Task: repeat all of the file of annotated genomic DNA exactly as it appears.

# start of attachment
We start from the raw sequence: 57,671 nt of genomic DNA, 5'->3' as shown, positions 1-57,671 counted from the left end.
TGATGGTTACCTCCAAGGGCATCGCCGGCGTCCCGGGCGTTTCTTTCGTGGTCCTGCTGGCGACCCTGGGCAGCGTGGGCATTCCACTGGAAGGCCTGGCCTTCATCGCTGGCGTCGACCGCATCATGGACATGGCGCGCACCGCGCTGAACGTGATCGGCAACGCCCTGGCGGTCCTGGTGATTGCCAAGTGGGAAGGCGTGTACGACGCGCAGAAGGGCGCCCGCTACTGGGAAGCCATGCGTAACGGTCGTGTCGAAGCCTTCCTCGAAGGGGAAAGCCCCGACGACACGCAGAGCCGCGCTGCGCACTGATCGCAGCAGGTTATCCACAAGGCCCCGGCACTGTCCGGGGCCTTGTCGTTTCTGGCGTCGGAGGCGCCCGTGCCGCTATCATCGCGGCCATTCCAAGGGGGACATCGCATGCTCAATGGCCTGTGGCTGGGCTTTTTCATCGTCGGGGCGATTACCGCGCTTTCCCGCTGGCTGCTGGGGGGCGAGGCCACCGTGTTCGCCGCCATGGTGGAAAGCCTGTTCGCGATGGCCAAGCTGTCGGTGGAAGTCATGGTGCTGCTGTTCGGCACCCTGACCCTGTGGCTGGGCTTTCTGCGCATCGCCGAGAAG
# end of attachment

We start from the raw sequence: 57,671 nt of genomic DNA, 5'->3' as shown, positions 1-57,671 counted from the left end.
TGATGGTTACCTCCAAGGGCATCGCCGGCGTCCCGGGCGTTTCTTTCGTGGTCCTGCTGGCGACCCTGGGCAGCGTGGGCATTCCACTGGAAGGCCTGGCCTTCATCGCTGGCGTCGACCGCATCATGGACATGGCGCGCACCGCGCTGAACGTGATCGGCAACGCCCTGGCGGTCCTGGTGATTGCCAAGTGGGAAGGCGTGTACGACGCGCAGAAGGGCGCCCGCTACTGGGAAGCCATGCGTAACGGTCGTGTCGAAGCCTTCCTCGAAGGGGAAAGCCCCGACGACACGCAGAGCCGCGCTGCGCACTGATCGCAGCAGGTTATCCACAAGGCCCCGGCACTGTCCGGGGCCTTGTCGTTTCTGGCGTCGGAGGCGCCCGTGCCGCTATCATCGCGGCCATTCCAAGGGGGACATCGCATGCTCAATGGCCTGTGGCTGGGCTTTTTCATCGTCGGGGCGATTACCGCGCTTTCCCGCTGGCTGCTGGGGGGCGAGGCCACCGTGTTCGCCGCCATGGTGGAAAGCCTGTTCGCGATGGCCAAGCTGTCGGTGGAAGTCATGGTGCTGCTGTTCGGCACCCTGACCCTGTGGCTGGGCTTTCTGCGCATCGCCGAGAAG